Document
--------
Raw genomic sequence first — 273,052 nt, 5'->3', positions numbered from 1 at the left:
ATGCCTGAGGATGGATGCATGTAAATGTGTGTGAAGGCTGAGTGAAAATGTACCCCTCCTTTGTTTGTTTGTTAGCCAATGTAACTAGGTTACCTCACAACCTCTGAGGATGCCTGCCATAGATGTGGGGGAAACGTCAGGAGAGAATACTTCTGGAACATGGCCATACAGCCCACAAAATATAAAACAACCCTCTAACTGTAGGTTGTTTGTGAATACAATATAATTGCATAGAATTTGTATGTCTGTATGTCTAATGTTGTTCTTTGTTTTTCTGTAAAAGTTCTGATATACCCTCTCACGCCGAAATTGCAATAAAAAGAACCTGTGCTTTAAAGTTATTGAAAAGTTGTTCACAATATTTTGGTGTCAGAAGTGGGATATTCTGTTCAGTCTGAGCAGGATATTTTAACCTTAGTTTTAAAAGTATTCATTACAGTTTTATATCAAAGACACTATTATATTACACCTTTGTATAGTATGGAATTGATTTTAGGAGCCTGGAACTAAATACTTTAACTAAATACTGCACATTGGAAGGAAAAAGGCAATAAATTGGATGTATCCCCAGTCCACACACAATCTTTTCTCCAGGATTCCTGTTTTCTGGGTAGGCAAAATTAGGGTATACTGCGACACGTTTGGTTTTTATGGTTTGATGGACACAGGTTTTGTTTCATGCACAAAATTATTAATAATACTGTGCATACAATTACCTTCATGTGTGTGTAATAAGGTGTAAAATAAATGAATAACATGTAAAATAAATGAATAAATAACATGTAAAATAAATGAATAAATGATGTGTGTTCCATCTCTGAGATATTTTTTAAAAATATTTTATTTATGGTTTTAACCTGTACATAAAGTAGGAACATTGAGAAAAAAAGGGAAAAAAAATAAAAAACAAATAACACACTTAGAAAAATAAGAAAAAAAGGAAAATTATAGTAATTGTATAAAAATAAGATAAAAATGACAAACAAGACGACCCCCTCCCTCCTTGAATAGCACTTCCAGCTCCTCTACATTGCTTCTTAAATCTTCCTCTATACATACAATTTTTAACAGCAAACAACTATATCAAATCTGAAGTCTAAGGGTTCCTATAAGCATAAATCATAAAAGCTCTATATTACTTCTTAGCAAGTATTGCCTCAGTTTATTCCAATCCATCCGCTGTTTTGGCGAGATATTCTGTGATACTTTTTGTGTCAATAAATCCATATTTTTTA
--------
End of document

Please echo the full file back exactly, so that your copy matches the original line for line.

Raw genomic sequence first — 273,052 nt, 5'->3', positions numbered from 1 at the left:
ATGCCTGAGGATGGATGCATGTAAATGTGTGTGAAGGCTGAGTGAAAATGTACCCCTCCTTTGTTTGTTTGTTAGCCAATGTAACTAGGTTACCTCACAACCTCTGAGGATGCCTGCCATAGATGTGGGGGAAACGTCAGGAGAGAATACTTCTGGAACATGGCCATACAGCCCACAAAATATAAAACAACCCTCTAACTGTAGGTTGTTTGTGAATACAATATAATTGCATAGAATTTGTATGTCTGTATGTCTAATGTTGTTCTTTGTTTTTCTGTAAAAGTTCTGATATACCCTCTCACGCCGAAATTGCAATAAAAAGAACCTGTGCTTTAAAGTTATTGAAAAGTTGTTCACAATATTTTGGTGTCAGAAGTGGGATATTCTGTTCAGTCTGAGCAGGATATTTTAACCTTAGTTTTAAAAGTATTCATTACAGTTTTATATCAAAGACACTATTATATTACACCTTTGTATAGTATGGAATTGATTTTAGGAGCCTGGAACTAAATACTTTAACTAAATACTGCACATTGGAAGGAAAAAGGCAATAAATTGGATGTATCCCCAGTCCACACACAATCTTTTCTCCAGGATTCCTGTTTTCTGGGTAGGCAAAATTAGGGTATACTGCGACACGTTTGGTTTTTATGGTTTGATGGACACAGGTTTTGTTTCATGCACAAAATTATTAATAATACTGTGCATACAATTACCTTCATGTGTGTGTAATAAGGTGTAAAATAAATGAATAACATGTAAAATAAATGAATAAATAACATGTAAAATAAATGAATAAATGATGTGTGTTCCATCTCTGAGATATTTTTTAAAAATATTTTATTTATGGTTTTAACCTGTACATAAAGTAGGAACATTGAGAAAAAAAGGGAAAAAAAATAAAAAACAAATAACACACTTAGAAAAATAAGAAAAAAAGGAAAATTATAGTAATTGTATAAAAATAAGATAAAAATGACAAACAAGACGACCCCCTCCCTCCTTGAATAGCACTTCCAGCTCCTCTACATTGCTTCTTAAATCTTCCTCTATACATACAATTTTTAACAGCAAACAACTATATCAAATCTGAAGTCTAAGGGTTCCTATAAGCATAAATCATAAAAGCTCTATATTACTTCTTAGCAAGTATTGCCTCAGTTTATTCCAATCCATCCGCTGTTTTGGCGAGATATTCTGTGATACTTTTTGTGTCAATAAATCCATATTTTTTA